This morning, I lay in bed with the cat nipping my shin and toes for at least an hour. It was too early to get up, so I used my other foot to pet the cat until my calf muscle was insisting that I stop. I felt guilty for having delighted in petting a neighborhood cat last night, one we alternatively name “Marsha,” or “DevilCat.” Last night, as my wife and I sat on the bench in the front of the house, DevilCat darted around the corner and demanded affection. Our own cat Güino peered suspiciously and contemptuously through the bottom of the blinds as the intruder greeted us outside. This is the very same cat who screeched and hissed at the office window yesterday morning at 4 a.m. startling me as I sat there trying to navigate the complexity of getting both of my shoes on the correct feet at such an hour.  DevilCat’s eyes are hilariously large in the dark, like a teenage girl getting to order her first mocha frappuccino at Starbucks.  Marsha the DevilCat, as it turns out, is quite the friendly feline, despite having a demeanor which would frighten Freddie Krueger.

Although I left this morning with the intention of going to Emma to walk and check out the new goings-on (including the crater recently added at the first stop sign), I ended up in Lowell, along Goad Springs Road. North Goad Springs has a beautiful stretch of trail extending for a long distance. For no reason whatsoever, I parked across from the convenience store there, on an empty and graveled area near the road, and walked South instead, on a portion of the trail I had never walked. The trail below my feet was a wide expanse of modern concrete, a vague grey ribbon marked with intermittent yellow dashes that I could barely see. If only life would take a moment to give us such direction, even if only in the most dimly-lit way possible. (I promised clichés, remember?)

The first portion of the road there is dense and people have little cause to drive the road near the trail at that hour. It was a wide open sky, one without clouds but decorated by a hazy sliver of a moon above, in the shape of a cookie bitten once by an overzealous 5-year-old. It’s scenic and quite beautiful during the day; at night it is magnified into something beyond. I think I’m going to need to coin a word describing the overlap of differences between scenes during daylight and night, one which conveys the magic of both isolation and of something just about to happen at every moment. If other worlds exist, they certainly exist in the margins of what we think we see and no time of day is more prehistoric than the swath of minutes before sunrise.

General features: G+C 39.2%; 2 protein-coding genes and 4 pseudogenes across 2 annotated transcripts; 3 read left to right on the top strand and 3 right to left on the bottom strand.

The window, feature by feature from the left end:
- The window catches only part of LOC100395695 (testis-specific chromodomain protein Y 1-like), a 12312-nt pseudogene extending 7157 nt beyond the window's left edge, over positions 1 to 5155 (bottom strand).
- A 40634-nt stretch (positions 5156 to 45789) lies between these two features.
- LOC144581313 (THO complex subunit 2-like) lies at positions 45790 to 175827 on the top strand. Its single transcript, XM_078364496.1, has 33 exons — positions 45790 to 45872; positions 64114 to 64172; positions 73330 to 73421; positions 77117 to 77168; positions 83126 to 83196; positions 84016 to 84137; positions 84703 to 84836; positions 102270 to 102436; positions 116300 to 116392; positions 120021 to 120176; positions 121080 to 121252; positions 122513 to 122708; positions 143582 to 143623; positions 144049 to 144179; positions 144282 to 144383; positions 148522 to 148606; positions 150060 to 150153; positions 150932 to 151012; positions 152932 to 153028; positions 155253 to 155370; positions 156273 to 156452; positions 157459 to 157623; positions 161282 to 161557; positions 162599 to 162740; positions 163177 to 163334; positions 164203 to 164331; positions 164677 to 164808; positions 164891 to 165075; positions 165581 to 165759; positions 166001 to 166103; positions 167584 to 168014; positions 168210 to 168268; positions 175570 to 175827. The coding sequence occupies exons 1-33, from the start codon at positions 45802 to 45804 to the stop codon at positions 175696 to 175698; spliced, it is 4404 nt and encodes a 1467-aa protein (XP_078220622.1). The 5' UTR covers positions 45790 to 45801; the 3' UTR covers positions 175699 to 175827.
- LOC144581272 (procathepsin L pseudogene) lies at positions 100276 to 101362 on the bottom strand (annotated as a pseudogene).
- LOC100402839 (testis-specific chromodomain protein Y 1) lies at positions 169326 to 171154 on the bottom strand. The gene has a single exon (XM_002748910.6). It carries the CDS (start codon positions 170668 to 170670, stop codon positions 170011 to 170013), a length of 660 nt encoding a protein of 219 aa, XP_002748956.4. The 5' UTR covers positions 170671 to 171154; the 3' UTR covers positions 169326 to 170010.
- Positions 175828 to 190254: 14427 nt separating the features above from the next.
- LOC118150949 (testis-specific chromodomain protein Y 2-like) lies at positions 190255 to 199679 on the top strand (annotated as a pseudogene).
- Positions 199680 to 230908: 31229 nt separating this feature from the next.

Off to one side of the trail a solitary yard light last cast an orange sherbet glow, creating a diaphanous haze like one sometimes gets over one’s eyes coming out of the pool. I couldn’t see what the light was supposed to be illuminating. For me, it was simply an unexpected orange beacon casting thousands of beams of light into the trees and brush as I walked by.

At the first bridge at the curve at the bottom of the valley, the temperature dropped precipitously as if 17 ghosts sneaked up on me to send a shiver down my spine. (Ghosts always travel in odd numbers, if you were wondering.) It was as the valley hadn’t gotten the message that it was still warm above.